One of Andrew Bolt’s columns in today’s Herald Sun is a critique of Kevin Rudd’s management of the economic crisis. While being careful to note that there is no proof that the Rudd Government’s attempts to stimulate the economy have failed, Bolt compiles a lengthy list of the ways that, according to him, Rudd has got it wrong.
But are some of these things really the sins of Rudd?
This December quarter slump almost certainly will be followed by worse figures for the March quarter, giving us a technical recession.
But only last November, Rudd said he agreed with predictions by deputy Reserve Bank governor Ric Battellino that Australia was on track to avoid any such thing.
The Treasurer also assured us then that the economy would not shrink as it just has: “All of our advice at the moment is that we will continue to grow . . .”
And one of the key architects of their spend-spend-spend strategy, Treasury secretary Ken Henry, confirmed that this spending was aimed precisely at stopping what we’ve just seen: “Well, of course it’s possible that Australia will avoid a negative quarter of growth. And we’re trying our hardest to make sure that that happens. That we do avoid a negative quarter of growth.”
Except they failed. They got it wrong.
Except that a lot of those things seem to involve politicians receiving advice from experts that turned out to be off the mark. Which leads to a couple of possibilities – perhaps there was genuinely bad advice given, or perhaps it was a difficult situation for making accurate forecasts. How do we partition up the responsibility and blame between those three “causes” – the Government (i.e., politicians), the experts, and the unpredictability of the circumstances? It seems to me it’s a hard task to do, especially when we don’t really know how much blame even exists to be divided up – as Bolt points out, quantifying the effectiveness or ineffectiveness of the Government’s economic initiatives is difficult at best. But many of the examples he lists are of statements made by Rudd and Swan about the advice they were receiving – and not statements of their own beliefs or positions. One counter-argument to this as an argument is the notion of ministerial accountability – that the Minister (e.g., the Treasurer) is ultimately responsible for all of the actions of his Department. But in an area where an elected official is relying on expert forecasts to make decisions, to what extent should the non-expert be held responsible if those forecasts do not come to pass?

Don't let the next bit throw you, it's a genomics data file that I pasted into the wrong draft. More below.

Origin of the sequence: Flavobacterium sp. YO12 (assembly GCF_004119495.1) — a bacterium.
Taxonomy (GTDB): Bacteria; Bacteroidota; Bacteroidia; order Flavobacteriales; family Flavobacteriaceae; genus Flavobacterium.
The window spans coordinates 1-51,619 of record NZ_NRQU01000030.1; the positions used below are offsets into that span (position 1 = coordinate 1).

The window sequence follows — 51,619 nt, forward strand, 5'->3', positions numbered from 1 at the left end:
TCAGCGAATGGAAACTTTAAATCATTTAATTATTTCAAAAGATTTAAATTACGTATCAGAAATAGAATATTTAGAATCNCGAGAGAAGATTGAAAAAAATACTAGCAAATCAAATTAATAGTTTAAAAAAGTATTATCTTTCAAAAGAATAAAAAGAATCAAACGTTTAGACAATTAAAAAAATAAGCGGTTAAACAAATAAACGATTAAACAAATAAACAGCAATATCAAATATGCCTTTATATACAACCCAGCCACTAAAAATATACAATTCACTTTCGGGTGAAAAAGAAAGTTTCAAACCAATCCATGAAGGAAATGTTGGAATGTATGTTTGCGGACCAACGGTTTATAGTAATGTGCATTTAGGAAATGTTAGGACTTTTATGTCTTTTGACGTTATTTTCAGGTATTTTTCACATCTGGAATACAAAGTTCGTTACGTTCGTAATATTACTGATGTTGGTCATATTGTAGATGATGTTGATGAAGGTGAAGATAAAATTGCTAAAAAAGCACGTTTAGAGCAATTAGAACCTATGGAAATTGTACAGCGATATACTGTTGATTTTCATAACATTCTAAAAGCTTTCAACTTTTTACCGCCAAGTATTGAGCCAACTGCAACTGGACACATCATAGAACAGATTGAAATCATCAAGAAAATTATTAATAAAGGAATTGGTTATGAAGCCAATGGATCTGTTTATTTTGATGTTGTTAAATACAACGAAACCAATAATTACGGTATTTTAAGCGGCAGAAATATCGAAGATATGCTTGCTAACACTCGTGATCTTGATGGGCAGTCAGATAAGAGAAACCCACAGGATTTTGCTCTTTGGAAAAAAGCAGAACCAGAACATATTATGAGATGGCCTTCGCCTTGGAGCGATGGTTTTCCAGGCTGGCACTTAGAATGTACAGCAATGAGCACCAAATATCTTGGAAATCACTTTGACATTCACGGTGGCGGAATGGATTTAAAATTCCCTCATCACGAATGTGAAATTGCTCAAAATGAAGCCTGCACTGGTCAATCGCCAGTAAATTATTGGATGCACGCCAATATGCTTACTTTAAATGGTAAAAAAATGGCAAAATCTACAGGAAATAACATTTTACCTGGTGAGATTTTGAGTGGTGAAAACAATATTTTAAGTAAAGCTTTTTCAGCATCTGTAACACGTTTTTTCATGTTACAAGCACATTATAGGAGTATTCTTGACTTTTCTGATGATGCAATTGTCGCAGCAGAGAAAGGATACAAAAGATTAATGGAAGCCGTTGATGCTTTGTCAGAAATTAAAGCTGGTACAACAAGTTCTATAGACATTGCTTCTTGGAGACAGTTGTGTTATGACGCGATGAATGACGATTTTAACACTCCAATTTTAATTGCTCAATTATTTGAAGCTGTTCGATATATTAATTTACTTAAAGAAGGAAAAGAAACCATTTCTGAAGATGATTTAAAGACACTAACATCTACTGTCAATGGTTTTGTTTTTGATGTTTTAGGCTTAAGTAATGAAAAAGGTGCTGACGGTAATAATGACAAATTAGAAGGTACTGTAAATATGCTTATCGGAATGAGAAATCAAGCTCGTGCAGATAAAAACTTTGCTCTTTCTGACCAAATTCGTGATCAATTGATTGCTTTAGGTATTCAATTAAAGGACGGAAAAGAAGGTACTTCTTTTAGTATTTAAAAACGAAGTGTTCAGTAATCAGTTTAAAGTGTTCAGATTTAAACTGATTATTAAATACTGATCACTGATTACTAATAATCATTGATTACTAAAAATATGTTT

Incidentally, Bolt also criticises the first stimulus package as failing to have the intended effect:
Here’s another thing they got wrong. Relatively little of the $8 billion they sprayed into the mailboxes of poorer Australians in December got spent.
Possum attempted to disabuse Bolt of this notion last month, but apparently was unsuccessful.
I am also interested in the connection between this type of column and Mark Latham’s comments in yesterday’s AFR. We have non-expert columnists commenting on the economic management performance of non-expert politicians, who are relying on the best available advice from expert economists. To what extent should the columnists be relying on their own evaluation, and where can they (and we) go to get expert evaluations of Government performance?